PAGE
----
So how does the Q70 drive? Under the bonnet is a 3.7-litre V6 — something Nissan tends to do well — producing up to 235kW at 7000rpm and 360Nm at 5200rpm. Those figures tell you that this is an engine that likes to carry high revolutions.
In proper naturally aspirated V6 style, it delivers torque to the rear wheels in a linear and responsive fashion with a keening note. It makes a nice contrast to the point-and-surge nature of modern downsized turbos. It’ll punt the 1700kg-plus Q70 from 0-100km/h in 6.2 seconds, which is respectable.
Infiniti claims combined-cycle fuel economy of 10.8 litres per 100km, while our stint at the wheel yielded a return of 12.8L/00km. Considering our driving included some spirited inputs, it’s not all that bad.
It’s worth mentioning here that you can have a Q70 in GT Premium hybrid specification with this engine matched to a 50kW/290Nm electric motor for a system output of 268kW/546Nm, and a 0-100km/h time of 5.2s. You also get four-wheel steering. And it’s only an extra $4000.
Matched to the Q70 test car’s V6 is a seven-speed automatic with an algorithm that ‘learns’ and adapts to your driving style — always dangerous in a press car driven by God knows who before you. It generally behaved well enough, in a non-intrusive manner. It also has tactile magnesium paddles mounted to the column, though this is no sports car.
The handling is reminiscent of cars from its North American target market. It lacks the razor sharp turn-in and body control of the Germans, or even a Holden Commodore, while the steering (with a sports mode that adds resistance) is uncommunicative and a little lumpy. It also never offers the appropriate amount of weight/resistance when called upon to do so. In this sense, it’s a hard car to ‘place’.
The Q70 also has a fairly intrusive stability control system that feels as though it’s cutting off torque delivery. It doesn't take overly enthusiastic driving to throw the sensors into action, needlessly. This is a highway cruiser, not a mountain road bruiser.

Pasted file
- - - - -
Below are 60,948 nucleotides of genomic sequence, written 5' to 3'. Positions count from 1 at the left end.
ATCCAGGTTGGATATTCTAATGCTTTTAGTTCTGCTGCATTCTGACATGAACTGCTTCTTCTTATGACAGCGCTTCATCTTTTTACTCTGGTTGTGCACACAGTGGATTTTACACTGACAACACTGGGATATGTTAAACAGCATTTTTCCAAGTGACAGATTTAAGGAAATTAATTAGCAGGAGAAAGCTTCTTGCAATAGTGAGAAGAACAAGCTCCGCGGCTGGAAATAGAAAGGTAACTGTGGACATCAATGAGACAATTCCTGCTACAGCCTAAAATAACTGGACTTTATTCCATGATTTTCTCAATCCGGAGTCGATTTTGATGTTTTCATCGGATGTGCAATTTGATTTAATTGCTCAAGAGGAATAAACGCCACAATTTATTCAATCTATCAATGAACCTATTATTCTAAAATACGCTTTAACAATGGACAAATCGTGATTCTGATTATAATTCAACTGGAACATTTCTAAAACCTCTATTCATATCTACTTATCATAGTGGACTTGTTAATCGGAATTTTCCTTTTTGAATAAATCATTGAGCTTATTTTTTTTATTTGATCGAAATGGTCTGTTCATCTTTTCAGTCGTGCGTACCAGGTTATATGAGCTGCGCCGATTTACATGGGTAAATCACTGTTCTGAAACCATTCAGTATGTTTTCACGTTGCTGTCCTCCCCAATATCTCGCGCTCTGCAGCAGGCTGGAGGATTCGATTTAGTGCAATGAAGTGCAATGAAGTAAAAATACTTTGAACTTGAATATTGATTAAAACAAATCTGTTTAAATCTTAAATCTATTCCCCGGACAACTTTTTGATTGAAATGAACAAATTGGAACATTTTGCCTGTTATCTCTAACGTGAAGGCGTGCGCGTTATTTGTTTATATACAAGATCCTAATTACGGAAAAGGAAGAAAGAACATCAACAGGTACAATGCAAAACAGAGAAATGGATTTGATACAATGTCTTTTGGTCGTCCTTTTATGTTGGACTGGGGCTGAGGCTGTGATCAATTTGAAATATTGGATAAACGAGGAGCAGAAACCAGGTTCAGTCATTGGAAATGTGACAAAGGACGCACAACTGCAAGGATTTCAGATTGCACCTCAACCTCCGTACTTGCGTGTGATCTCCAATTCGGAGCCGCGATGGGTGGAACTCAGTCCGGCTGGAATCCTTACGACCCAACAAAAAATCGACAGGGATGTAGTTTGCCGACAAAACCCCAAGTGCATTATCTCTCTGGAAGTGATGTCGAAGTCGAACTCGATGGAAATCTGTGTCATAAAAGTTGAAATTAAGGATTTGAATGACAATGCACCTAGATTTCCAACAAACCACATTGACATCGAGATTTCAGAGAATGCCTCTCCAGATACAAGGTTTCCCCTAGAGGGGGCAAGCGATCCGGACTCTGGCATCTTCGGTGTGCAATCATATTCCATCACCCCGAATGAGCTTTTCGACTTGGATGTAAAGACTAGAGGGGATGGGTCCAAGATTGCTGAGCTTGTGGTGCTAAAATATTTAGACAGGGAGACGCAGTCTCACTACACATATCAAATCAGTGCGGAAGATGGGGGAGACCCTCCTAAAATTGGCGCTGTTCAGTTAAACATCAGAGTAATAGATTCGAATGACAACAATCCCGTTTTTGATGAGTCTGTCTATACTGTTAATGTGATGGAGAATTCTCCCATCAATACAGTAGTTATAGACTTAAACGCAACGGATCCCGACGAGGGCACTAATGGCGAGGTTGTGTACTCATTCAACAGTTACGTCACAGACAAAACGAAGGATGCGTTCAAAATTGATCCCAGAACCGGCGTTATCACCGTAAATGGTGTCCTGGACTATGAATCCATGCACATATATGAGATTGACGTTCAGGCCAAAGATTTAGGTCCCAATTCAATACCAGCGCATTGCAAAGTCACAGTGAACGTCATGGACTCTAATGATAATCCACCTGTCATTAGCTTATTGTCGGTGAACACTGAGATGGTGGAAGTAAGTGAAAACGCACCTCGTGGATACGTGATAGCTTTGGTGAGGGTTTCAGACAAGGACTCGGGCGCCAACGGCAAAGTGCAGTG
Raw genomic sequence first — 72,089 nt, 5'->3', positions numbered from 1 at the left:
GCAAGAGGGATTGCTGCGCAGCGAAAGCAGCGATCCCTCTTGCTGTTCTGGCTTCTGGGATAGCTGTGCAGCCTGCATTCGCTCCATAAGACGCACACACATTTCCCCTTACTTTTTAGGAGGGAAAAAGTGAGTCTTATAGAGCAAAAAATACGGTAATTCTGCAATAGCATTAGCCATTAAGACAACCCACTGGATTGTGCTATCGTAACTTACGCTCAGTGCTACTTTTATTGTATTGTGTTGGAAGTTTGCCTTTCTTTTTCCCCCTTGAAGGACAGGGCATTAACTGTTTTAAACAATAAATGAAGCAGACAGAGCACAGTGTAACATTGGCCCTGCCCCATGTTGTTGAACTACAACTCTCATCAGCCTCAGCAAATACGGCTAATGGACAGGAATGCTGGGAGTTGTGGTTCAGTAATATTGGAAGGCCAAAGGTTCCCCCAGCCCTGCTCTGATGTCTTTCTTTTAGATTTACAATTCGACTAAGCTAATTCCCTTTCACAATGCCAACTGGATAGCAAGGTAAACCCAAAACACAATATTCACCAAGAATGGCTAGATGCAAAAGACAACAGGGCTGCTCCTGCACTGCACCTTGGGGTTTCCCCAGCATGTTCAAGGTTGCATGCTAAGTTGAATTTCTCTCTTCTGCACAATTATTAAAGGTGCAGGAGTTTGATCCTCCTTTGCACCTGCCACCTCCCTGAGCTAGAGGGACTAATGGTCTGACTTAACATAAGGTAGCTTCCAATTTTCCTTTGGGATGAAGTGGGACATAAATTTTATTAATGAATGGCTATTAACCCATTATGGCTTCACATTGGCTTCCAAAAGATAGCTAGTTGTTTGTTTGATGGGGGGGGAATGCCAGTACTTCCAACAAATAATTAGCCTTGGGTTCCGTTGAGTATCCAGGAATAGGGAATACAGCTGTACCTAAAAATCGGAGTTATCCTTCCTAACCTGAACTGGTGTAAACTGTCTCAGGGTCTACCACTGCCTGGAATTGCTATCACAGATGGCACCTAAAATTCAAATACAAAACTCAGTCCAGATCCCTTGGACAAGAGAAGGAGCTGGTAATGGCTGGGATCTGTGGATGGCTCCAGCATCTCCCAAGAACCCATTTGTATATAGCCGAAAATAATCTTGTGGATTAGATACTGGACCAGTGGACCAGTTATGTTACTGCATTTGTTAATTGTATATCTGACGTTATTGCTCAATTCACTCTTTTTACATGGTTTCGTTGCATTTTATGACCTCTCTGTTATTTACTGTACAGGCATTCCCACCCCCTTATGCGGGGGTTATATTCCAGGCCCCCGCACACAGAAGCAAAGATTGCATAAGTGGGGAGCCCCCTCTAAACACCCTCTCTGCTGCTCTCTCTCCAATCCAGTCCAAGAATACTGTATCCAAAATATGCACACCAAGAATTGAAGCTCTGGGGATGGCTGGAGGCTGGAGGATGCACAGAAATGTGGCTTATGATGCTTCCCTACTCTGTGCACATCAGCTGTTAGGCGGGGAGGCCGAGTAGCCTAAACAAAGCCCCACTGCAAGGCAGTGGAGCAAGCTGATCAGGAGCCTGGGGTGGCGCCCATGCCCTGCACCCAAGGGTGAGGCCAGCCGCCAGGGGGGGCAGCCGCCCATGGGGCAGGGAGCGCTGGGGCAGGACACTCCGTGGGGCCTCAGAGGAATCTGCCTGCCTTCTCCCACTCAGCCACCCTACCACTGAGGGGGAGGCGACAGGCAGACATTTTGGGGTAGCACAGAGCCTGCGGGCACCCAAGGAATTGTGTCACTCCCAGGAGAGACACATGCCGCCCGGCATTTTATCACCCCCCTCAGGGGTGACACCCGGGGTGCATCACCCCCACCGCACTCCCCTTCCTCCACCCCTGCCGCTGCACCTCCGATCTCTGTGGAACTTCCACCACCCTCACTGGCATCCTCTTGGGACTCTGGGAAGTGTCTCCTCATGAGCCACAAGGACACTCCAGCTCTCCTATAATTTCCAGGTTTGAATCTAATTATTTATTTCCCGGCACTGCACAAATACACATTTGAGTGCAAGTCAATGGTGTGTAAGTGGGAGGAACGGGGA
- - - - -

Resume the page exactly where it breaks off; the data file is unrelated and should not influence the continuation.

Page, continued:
It’s a lovely companion eating up the highways though. The active noise cancellation and ample soundproofing materials make it superbly hushed even on 20-inch wheels with low-profile Bridgestone tyres, while the ride quality is generally cushy, though can get a little brittle over sharper edges thanks to said wheels.
The S Premium’s sports brakes (four-piston front with 355mm diameters, two-piston rear with 350mm diameters) offer decent bite, but not much pedal feel. Additionally, they heat up fast.
All told, if your daily driving comprises urban duties with highway runs, the Q70 is fine. Not class-leading, but just fine. And uber-quiet. But it’s no sports sedan like that design might indicate.
From an ownership perspective, all Infiniti models come with a four-year, 100,000km warranty and four years of roadside assistance. Servicing is due every 12 months or 10,000km (whichever occurs first) with the brand’s Infiniti Assurance program spanning eight years. The average service cost over that time is $512 for the V6 and $515 for the hybrid.
Keep in mind, though, that Infiniti has only a handful of sales centres nationwide, in Victoria, New South Wales, Queensland and WA, with some service centre support in South Australia.
The Infiniti Q70 S Premium is an interesting car to review. Because it doesn’t really excel in many areas, nor does it spectacularly drop too many balls — provided you aren’t expecting the last word in corner-carving.
It’s comfortable and well-made, has lots of equipment and offers plenty of road presence. Its engine is linear and free-revving, though not exceptionally fast, and it’s a hushed driving experience as befits a premium car.
But it’s also beset on all sides by rivals, from Germany above it, and from Lexus and the Hyundai Genesis alongside it. The issue as ever for Infiniti is brand awareness, and the Q70 doesn’t really mount a case that goes beyond ‘acceptable’ and into ‘compelling’.
By all means go and have a test drive, it’s just fine. But the Q70 also is not the vehicle to help Infiniti blast into the public consciousness either.
Click on the Photos tab for more images by Tom Fraser.